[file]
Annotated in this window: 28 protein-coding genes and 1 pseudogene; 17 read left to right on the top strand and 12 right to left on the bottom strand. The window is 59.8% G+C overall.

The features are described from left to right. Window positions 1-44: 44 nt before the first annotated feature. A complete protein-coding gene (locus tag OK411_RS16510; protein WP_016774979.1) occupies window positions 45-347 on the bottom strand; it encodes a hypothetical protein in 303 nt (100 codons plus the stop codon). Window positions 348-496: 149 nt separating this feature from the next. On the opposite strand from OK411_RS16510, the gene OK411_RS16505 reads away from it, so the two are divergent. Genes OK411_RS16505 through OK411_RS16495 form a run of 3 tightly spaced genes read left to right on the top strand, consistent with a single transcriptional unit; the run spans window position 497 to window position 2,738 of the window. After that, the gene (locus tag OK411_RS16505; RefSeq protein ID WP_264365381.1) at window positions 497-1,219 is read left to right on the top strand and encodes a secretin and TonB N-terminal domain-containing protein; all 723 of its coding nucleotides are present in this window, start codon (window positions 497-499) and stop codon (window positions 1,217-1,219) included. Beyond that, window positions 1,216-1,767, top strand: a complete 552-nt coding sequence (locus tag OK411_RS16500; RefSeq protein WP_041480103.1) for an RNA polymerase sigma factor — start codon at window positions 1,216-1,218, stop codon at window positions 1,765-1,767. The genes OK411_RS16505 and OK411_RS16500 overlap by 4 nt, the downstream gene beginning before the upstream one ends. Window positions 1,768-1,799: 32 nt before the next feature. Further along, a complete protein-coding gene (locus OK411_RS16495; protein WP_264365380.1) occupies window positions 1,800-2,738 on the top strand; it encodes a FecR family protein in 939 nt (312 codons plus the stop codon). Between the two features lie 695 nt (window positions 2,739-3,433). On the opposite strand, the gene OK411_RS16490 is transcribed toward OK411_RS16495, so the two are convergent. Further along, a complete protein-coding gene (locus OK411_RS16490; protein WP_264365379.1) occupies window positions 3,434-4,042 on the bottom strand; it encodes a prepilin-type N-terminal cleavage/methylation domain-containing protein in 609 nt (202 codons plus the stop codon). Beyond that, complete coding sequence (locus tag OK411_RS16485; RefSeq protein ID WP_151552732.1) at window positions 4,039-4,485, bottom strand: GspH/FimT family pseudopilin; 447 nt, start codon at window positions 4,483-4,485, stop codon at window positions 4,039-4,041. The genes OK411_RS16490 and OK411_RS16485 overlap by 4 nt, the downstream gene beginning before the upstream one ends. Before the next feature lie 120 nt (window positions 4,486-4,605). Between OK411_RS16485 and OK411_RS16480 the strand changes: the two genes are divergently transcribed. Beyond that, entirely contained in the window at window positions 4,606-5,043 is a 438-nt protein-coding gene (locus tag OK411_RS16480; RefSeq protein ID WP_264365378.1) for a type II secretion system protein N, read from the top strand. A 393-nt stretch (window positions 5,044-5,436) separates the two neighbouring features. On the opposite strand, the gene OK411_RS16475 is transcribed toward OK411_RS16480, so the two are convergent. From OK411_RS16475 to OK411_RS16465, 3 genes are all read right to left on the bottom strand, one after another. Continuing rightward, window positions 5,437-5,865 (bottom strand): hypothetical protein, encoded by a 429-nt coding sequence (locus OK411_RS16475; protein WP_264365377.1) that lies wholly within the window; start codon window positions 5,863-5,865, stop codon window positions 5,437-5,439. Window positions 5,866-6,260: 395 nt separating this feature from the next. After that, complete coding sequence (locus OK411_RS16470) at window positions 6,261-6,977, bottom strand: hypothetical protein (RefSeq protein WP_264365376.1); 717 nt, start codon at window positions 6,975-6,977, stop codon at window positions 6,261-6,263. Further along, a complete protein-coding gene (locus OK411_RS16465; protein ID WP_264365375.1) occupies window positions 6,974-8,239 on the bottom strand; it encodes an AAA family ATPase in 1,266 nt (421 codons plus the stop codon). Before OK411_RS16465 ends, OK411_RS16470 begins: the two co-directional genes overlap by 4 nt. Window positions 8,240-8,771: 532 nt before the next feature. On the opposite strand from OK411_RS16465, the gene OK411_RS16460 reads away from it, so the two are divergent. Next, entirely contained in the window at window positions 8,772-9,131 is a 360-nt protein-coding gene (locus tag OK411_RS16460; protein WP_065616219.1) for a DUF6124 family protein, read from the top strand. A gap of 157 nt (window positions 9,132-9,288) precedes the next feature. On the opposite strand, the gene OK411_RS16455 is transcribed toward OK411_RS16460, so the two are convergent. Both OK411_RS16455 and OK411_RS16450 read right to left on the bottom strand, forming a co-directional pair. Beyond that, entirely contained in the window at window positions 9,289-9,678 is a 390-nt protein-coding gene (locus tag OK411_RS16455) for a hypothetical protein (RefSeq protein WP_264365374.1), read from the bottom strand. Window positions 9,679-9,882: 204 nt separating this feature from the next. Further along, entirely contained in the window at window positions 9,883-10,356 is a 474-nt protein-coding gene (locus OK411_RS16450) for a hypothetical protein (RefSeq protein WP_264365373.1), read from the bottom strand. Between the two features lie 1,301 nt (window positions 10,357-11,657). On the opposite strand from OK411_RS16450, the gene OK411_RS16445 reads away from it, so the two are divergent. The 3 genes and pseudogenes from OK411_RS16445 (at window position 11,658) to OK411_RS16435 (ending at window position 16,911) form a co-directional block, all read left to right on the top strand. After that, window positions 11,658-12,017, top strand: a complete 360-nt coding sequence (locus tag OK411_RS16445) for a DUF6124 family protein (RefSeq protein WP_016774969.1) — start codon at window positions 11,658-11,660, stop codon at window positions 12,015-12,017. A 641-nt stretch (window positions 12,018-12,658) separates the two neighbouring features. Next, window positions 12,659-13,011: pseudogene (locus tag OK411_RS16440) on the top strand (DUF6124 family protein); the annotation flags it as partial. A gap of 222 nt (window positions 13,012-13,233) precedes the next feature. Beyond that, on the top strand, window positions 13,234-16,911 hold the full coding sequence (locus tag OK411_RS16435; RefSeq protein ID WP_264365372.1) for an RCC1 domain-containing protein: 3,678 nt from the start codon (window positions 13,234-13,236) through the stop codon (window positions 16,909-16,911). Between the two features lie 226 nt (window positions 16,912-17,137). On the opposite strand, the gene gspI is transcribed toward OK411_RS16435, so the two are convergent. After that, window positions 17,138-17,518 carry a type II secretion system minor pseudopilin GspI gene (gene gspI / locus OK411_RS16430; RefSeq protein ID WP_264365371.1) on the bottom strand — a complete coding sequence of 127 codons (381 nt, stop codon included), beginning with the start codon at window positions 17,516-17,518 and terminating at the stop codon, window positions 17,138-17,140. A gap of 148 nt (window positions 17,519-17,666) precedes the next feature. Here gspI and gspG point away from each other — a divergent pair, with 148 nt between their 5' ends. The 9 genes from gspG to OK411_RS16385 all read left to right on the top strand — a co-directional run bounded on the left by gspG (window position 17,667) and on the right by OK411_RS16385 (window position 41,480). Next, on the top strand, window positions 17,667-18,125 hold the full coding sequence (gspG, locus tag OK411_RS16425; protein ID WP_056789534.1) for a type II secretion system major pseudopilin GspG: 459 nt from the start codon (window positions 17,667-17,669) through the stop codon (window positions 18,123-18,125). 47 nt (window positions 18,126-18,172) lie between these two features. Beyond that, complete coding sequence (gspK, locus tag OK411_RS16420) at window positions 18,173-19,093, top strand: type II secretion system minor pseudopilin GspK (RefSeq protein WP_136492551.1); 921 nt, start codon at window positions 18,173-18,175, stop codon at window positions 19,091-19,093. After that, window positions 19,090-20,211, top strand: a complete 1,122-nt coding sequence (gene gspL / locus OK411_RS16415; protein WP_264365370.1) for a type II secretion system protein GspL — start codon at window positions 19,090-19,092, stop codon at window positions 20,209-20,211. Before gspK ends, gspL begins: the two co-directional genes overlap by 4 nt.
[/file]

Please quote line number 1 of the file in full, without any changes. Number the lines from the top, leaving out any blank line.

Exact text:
Annotated in this window: 28 protein-coding genes and 1 pseudogene; 17 read left to right on the top strand and 12 right to left on the bottom strand. The window is 59.8% G+C overall.